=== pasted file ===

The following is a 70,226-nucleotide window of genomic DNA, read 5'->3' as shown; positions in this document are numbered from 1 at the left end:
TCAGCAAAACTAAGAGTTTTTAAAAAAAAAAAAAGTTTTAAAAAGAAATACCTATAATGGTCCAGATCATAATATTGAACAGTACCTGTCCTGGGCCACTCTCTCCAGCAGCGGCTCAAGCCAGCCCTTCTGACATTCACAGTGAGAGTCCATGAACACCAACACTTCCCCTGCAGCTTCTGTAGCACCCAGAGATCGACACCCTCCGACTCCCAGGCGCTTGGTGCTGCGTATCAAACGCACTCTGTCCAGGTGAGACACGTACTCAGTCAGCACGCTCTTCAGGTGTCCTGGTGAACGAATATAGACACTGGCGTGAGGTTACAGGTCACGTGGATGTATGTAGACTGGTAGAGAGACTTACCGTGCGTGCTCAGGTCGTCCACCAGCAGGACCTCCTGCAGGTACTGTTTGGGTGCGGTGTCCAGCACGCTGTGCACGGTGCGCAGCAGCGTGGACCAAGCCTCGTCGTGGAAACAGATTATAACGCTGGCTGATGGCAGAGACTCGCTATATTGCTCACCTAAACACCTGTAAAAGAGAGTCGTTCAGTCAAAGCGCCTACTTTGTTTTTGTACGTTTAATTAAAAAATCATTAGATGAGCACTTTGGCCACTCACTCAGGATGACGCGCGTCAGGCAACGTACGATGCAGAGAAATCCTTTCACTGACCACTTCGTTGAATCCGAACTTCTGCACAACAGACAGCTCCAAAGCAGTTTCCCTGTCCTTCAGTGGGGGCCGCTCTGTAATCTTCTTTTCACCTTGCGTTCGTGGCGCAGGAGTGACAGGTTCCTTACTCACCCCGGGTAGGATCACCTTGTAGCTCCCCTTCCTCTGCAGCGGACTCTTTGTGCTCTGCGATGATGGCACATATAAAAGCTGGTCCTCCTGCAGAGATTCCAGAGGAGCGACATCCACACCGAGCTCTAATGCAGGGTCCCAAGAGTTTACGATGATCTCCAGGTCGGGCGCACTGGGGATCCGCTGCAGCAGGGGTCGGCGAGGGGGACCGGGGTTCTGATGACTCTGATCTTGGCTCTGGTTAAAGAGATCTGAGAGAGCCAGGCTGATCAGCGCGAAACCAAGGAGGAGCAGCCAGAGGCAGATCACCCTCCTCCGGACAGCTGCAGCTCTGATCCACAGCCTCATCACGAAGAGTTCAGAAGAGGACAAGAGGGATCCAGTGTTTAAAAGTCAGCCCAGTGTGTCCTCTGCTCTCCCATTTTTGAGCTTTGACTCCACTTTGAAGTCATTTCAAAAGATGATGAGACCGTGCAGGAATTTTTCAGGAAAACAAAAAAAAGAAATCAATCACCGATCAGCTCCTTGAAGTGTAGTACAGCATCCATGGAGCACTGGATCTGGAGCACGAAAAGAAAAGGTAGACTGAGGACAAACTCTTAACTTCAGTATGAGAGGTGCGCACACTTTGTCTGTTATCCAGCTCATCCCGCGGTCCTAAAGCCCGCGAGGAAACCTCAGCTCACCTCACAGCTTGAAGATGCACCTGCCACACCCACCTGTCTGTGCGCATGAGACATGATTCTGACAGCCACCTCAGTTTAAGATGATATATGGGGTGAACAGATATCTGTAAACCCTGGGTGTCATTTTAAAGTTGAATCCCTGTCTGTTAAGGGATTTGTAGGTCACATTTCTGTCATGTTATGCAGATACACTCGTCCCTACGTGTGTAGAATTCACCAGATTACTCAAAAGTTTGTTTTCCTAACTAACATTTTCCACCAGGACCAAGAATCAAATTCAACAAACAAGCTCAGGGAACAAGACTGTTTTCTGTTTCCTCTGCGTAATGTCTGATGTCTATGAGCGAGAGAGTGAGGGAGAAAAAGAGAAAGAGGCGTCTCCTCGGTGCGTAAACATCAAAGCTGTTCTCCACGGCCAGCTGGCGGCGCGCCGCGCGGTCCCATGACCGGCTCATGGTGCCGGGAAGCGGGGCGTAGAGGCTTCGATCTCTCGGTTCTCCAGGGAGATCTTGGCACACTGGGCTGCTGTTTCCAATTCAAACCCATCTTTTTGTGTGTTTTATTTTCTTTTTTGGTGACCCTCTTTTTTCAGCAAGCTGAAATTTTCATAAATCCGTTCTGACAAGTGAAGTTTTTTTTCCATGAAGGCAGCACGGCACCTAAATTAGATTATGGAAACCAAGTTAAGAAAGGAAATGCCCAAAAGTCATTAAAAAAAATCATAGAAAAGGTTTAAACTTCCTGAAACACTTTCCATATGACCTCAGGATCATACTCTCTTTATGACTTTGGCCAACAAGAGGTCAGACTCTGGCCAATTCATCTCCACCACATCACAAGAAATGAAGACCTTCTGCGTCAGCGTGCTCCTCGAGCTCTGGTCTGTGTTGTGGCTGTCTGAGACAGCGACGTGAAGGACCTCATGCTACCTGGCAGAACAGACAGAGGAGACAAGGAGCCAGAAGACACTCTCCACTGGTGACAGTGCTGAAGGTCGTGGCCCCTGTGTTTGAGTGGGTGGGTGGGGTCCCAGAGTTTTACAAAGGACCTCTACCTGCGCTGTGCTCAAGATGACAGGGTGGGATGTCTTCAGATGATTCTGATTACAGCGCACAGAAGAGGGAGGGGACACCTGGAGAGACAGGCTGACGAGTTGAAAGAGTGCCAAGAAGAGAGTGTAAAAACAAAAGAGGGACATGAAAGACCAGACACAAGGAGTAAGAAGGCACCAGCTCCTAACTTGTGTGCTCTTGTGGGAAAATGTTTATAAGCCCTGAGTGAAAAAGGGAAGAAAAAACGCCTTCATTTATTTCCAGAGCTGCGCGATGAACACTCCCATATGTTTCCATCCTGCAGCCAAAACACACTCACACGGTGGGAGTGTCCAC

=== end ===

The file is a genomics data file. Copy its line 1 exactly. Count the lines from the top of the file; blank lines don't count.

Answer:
The following is a 70,226-nucleotide window of genomic DNA, read 5'->3' as shown; positions in this document are numbered from 1 at the left end: